In Gifts of Rith, my current editing work in progress, I have a villain. This villain lives up to every expectation of a villain— he fights against the main character, is hugely powerful, and wants to destroy lots of people the main character cares about. He makes mischief for much of the book, blocking the main character at every turn and fulfilling expectations as to villainous behavior. Then, at the end, (spoiler alert) he dies. As villains do.
Unfortunately, his death hit the wrong chord. Instead of feeling powerful and satisfying, this villain’s death felt… jarring. Several eyebrows were lowered in confusion, including my own. Instead of satisfaction, the readers felt slight disgust at how cruel the main character was for killing this guy. The scene as a whole felt— dare I say it?— unnecessary.
You don’t need me to tell you that that reaction was exactly the opposite of what I planned. I wanted a dramatic fanfare, a slow-motion shot of the hero straightening up, victorious over the body of his nemesis. I wanted a good villain death— is that too much to ask?
If the villain’s death didn’t mean anything to the main character… well, yes. It is too much to ask. What was the problem? I needed to make things personal.
Every death has to mean something, no matter which character bites the dust. Some characters die to spur others into motion (Agent Coulson, The Avengers). Others die because they’re going to kill a lot of other people if they don’t (Sauron, Darth Sidious, just about every big bad villain in every big bad movie). Others die because the author wants to make a point about the cost of war (the 22 extra deaths in The Hunger Games). But no matter who dies, or how, the death has to do something for the story. Otherwise, it’s just something morbid that raises the rating from G to PG.
One way to look at it, this comes down to establishing syntax. Early on, establish what the character symbolizes, then when the character dies, so does whatever they symbolize. Sauron symbolizes pure evil— when he dies, everything is hunky-dory, and we’re led to believe that no one is ever evil ever again (except Saruman, who also symbolizes evil and thus must die as well).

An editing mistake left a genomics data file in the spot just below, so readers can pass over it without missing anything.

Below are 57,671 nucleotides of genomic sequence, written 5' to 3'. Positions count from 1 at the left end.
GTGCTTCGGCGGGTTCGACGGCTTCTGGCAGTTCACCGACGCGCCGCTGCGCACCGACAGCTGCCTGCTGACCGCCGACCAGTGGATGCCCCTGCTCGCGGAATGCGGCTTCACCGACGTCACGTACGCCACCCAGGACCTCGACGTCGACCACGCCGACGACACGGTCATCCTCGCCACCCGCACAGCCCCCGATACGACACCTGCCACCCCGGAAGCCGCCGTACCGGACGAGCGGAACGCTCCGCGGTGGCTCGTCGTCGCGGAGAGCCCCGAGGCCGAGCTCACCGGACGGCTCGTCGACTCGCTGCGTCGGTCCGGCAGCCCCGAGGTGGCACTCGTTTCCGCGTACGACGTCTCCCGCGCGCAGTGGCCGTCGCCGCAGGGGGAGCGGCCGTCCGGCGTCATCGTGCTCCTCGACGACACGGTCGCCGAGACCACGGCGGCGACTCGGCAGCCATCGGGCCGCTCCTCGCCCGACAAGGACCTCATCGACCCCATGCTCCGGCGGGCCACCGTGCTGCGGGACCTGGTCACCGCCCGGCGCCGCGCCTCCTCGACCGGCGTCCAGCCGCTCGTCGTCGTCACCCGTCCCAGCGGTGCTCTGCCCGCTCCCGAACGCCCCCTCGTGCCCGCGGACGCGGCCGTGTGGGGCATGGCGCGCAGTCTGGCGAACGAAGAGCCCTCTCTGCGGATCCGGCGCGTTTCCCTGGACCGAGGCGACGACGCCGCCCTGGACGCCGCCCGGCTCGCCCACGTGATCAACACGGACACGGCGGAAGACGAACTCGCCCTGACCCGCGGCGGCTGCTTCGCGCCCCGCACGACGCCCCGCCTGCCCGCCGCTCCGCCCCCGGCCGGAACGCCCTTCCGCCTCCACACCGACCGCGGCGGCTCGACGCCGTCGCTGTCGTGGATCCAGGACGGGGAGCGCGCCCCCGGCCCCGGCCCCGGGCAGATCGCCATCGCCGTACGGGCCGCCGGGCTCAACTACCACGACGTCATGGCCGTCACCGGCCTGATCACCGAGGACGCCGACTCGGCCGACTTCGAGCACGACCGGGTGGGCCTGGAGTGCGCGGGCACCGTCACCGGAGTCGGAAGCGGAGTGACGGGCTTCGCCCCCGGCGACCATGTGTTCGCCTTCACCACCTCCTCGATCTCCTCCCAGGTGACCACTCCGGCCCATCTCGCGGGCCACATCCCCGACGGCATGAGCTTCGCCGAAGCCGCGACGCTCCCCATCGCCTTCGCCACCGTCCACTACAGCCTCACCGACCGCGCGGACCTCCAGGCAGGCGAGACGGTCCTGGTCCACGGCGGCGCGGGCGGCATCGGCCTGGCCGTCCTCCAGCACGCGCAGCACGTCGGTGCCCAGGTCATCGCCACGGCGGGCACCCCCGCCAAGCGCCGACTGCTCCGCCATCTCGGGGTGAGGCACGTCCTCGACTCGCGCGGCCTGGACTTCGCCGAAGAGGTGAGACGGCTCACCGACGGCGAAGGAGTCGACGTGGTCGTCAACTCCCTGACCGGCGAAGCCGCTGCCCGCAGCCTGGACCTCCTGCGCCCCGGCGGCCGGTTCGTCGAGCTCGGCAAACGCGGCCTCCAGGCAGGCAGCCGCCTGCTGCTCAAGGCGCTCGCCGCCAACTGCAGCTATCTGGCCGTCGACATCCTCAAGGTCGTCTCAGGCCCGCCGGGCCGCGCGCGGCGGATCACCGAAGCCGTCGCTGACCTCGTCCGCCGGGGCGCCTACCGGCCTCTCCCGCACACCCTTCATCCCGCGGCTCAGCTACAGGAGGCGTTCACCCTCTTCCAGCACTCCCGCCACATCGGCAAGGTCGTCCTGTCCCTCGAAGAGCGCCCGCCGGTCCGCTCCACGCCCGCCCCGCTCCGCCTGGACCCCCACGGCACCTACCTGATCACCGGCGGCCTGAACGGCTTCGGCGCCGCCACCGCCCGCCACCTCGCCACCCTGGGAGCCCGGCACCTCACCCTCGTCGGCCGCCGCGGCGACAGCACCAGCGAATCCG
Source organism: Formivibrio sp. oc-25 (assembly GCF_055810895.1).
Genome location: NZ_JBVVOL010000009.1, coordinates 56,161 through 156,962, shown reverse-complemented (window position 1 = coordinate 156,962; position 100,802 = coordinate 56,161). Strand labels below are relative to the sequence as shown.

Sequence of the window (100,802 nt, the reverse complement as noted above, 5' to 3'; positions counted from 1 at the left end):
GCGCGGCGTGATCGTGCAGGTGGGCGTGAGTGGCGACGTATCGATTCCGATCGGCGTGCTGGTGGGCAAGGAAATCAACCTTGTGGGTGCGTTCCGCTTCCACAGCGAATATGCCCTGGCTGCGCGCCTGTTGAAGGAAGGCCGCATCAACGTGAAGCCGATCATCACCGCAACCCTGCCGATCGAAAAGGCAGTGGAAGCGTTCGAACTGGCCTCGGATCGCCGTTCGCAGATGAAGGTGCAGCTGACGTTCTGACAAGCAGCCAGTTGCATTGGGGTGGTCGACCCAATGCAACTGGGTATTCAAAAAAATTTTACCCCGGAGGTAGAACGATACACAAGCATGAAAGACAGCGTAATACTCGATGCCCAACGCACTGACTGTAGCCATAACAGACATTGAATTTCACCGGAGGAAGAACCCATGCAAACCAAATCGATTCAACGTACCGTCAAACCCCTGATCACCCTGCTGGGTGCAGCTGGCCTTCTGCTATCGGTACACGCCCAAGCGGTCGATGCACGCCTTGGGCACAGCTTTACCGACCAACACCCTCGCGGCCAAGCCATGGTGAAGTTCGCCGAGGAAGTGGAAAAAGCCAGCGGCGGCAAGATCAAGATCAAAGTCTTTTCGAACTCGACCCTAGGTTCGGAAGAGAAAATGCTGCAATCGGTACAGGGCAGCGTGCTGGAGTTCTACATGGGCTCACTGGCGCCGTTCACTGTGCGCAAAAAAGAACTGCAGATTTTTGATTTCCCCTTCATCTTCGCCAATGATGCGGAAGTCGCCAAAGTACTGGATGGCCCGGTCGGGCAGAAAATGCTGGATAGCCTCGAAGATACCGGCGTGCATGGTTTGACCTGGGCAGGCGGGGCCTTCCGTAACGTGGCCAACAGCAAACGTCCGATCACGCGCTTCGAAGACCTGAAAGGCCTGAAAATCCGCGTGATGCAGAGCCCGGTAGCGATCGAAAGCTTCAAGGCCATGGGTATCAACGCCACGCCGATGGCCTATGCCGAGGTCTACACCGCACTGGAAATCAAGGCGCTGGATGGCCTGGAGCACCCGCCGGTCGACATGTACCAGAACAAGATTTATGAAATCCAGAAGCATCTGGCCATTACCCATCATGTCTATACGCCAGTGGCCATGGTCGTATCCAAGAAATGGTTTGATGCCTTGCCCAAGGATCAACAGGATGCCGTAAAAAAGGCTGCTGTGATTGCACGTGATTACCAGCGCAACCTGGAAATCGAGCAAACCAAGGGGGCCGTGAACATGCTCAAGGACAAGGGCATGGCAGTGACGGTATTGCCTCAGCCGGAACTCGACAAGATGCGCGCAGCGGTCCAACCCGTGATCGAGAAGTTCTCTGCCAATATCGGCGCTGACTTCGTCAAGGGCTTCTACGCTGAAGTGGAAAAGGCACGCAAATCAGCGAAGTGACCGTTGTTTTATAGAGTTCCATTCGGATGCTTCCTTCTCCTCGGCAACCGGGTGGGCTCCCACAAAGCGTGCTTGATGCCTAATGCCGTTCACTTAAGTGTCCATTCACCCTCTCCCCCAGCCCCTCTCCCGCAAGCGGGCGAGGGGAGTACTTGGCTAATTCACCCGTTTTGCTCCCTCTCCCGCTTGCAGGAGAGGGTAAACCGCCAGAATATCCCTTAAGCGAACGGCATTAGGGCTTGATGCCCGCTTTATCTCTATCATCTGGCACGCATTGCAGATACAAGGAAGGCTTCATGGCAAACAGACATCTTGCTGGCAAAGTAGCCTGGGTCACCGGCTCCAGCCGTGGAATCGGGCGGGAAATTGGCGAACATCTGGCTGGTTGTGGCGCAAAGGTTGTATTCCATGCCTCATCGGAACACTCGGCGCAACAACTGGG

You can also establish the syntax once the character has already died, as in the case with Coulson. No one knew what he symbolized until Fury told everyone point-blank that they needed to get together and fight for something. And as with The Hunger Games, sometimes you don’t need to establish it at all, with many of the deaths— but with the important ones, like Rue’s, it definitely has to be understood.
So, how to make things personal when facing an antagonist who eventually must die? I had a couple ideas— the villain could kill someone the main character loves, so that he’s got a mission of revenge to keep him going until he kills the evil dude. He could also be humiliated or something, so that his pride is at stake.
Or— and here’s a revolutionary thought— we could turn the villain into the antagonist.
I’m sure you know the difference. The villain is the bad guy everyone’s supposed to hate, like the Marshmallow Monster or the Duke of Weselton in Frozen. The antagonist is the one person who directly opposes the protagonist, or main character— in Frozen‘s case, the antagonist is Elsa. A similar breakdown for the first Hobbit movie: the villain, of course, was Azog the Pale Orc. The antagonist was Gandalf, because everywhere Bilbo wanted to turn back, Gandalf was there to prod him forward. There’s a difference between villain and antagonist.
Occasionally, they aren’t the same person. Most of the time, however, they are the same. In my case, I had to make my villain the antagonist.
Which was a funny thing, because I didn’t have an antagonist in the first place— which only happened because my main character didn’t really want anything.
That’s right. For some reason, I forgot to give my protagonist a goal. He did plenty of things, and he worked, for the most part, but as for a real goal he was driving toward, he had nothing. That being so, he had no one to stand in the way of achieving the goal. There was no antagonist.
“Every character should want something, even if it is only a glass of water.” ~Kurt Vonnegut
I never realized how true this was until I tried to kill a guy who never needed to die.
Making my character want something— even if it was as simple as a sandwich— would mean he had a goal, a promise to fulfill. It would mean he had an antagonist to defeat, and when that antagonist was defeated, a sense of satisfaction that the reader would share. It would mean I would have a better story.
Sometimes you’ll have to do more than this. Sometimes you’ll have to make things personal in other ways, by establishing a certain type of syntax or creating a character just to kill him off in chapter seven. But first, look at your main character. Do you have a goal there? (It turns out to be really helpful.) Look at the character you’re trying to kill. Does he really need to die, or could the same purpose be served by sending him hundreds of miles away, or kidnapping him? If the death means nothing, you’re doing it wrong. And if your main character openly defies Kurt Vonnegut… yeah.
Listen to the wisdom of the ancients.